Good to be going home, good to be revisiting these places. Good to regain connections with family, to discover who is related to who and who is who. That will be grand.
Last time we visited Surigao, the change was so violent, it was like going back to a strange country. My memories of dense foliage, and the background of black rocks, sand and sea -- all replaced by a wilderness of dust, and tricycles -- the smell of oil overruled the scent of foliage. And then, there was the devastation, the burnt out shell of my grandfather's hospital.
So much sadness to see my grandparents'home boarded up into sections because my two uncles could not live in peace together. Somehow, my mind kept super-imposing memories of the wide wooden floor, sunshine pouring in through the jalozie windows and a garden where our fantasies ran wild.
Carascal was a relief. It was still the same, still the same sleepy town. I could live and live forever in Carascal, if not for me questioning where to send my son to school when the time comes.
So yeah, this is me taking a deep breath too, because I have decided to finally surrender to my aunt's repeated requests and send in an entry to the Carlos Palanca competition.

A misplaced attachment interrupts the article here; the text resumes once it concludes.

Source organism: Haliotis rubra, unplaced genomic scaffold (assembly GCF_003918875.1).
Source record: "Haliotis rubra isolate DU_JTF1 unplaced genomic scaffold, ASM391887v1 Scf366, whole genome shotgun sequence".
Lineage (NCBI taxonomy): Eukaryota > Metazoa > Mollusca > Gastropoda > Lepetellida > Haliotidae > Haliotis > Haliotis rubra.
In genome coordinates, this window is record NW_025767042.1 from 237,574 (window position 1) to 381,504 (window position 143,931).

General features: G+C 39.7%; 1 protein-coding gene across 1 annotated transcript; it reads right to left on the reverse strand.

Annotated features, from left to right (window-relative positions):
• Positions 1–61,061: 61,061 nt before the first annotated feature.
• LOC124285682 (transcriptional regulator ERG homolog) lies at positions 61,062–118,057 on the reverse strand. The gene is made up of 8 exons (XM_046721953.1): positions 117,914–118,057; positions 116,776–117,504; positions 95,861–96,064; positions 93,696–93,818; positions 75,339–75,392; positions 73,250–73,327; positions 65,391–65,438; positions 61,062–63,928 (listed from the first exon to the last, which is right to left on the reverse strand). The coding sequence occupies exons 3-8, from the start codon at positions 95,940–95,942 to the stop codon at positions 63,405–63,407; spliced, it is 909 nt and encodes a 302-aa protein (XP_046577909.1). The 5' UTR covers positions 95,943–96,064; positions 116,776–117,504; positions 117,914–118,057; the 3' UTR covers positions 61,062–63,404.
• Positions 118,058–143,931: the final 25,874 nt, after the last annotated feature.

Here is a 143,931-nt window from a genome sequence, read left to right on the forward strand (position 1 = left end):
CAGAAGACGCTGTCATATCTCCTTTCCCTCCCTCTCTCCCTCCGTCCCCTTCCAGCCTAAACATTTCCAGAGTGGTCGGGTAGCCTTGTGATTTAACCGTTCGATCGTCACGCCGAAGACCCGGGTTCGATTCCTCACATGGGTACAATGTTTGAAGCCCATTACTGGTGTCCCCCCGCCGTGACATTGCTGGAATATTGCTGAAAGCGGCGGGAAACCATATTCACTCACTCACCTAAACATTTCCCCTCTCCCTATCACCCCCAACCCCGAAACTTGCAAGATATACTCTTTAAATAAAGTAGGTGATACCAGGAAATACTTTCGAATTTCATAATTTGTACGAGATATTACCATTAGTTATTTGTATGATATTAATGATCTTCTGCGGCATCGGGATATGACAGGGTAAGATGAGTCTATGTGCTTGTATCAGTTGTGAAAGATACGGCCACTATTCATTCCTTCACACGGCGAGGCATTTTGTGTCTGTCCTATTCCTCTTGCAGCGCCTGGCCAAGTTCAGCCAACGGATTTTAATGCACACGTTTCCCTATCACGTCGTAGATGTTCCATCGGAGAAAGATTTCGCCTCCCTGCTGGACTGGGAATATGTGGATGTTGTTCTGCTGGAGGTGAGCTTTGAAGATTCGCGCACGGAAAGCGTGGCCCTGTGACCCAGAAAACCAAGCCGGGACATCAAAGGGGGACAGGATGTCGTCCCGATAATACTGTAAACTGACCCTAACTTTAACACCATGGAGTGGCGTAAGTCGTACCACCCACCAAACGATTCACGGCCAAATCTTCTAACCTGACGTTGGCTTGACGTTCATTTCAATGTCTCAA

Well, says my aunt, it's about time. Even if you don't win, you must try and keep on trying. So, this year, it's a short story and next year I'll have to finish my novel. Ha, ha. Well, well, that will be a feat.
Tomorrow, I'm heading off to my first live workshop since I came to the Netherlands. Taking my Boy in the Bush to this four hour long session with Neil Cocker. My husband asked me if I knew who Neil Cocker was...and for the life of me, I didn't. So, I had to google him to find out who this workshop leader is. Well, it seems he's got letters behind his name and is about to release his first novel, so that should be an interesting session. Let's see whether a lettered person can teach me something I can't learn on the OWW shop ;)